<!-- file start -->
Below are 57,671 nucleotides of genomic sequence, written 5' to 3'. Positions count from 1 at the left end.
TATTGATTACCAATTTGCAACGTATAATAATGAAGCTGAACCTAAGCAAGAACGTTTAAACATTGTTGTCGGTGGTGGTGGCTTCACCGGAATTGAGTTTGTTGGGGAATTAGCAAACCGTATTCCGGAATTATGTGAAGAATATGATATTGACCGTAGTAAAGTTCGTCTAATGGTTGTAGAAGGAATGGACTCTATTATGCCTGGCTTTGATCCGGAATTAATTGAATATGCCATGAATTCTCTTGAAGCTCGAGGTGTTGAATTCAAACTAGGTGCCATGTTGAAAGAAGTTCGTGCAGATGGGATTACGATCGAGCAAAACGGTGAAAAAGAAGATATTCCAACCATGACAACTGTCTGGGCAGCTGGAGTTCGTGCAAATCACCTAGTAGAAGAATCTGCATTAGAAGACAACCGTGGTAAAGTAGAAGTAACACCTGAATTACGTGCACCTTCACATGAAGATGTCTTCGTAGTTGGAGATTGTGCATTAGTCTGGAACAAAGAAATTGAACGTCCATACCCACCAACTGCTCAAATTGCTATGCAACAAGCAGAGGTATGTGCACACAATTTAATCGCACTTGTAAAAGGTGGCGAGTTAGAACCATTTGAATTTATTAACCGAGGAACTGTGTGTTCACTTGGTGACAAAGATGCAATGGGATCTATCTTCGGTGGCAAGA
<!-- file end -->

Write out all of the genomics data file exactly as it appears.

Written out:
Below are 57,671 nucleotides of genomic sequence, written 5' to 3'. Positions count from 1 at the left end.
TATTGATTACCAATTTGCAACGTATAATAATGAAGCTGAACCTAAGCAAGAACGTTTAAACATTGTTGTCGGTGGTGGTGGCTTCACCGGAATTGAGTTTGTTGGGGAATTAGCAAACCGTATTCCGGAATTATGTGAAGAATATGATATTGACCGTAGTAAAGTTCGTCTAATGGTTGTAGAAGGAATGGACTCTATTATGCCTGGCTTTGATCCGGAATTAATTGAATATGCCATGAATTCTCTTGAAGCTCGAGGTGTTGAATTCAAACTAGGTGCCATGTTGAAAGAAGTTCGTGCAGATGGGATTACGATCGAGCAAAACGGTGAAAAAGAAGATATTCCAACCATGACAACTGTCTGGGCAGCTGGAGTTCGTGCAAATCACCTAGTAGAAGAATCTGCATTAGAAGACAACCGTGGTAAAGTAGAAGTAACACCTGAATTACGTGCACCTTCACATGAAGATGTCTTCGTAGTTGGAGATTGTGCATTAGTCTGGAACAAAGAAATTGAACGTCCATACCCACCAACTGCTCAAATTGCTATGCAACAAGCAGAGGTATGTGCACACAATTTAATCGCACTTGTAAAAGGTGGCGAGTTAGAACCATTTGAATTTATTAACCGAGGAACTGTGTGTTCACTTGGTGACAAAGATGCAATGGGATCTATCTTCGGTGGCAAGA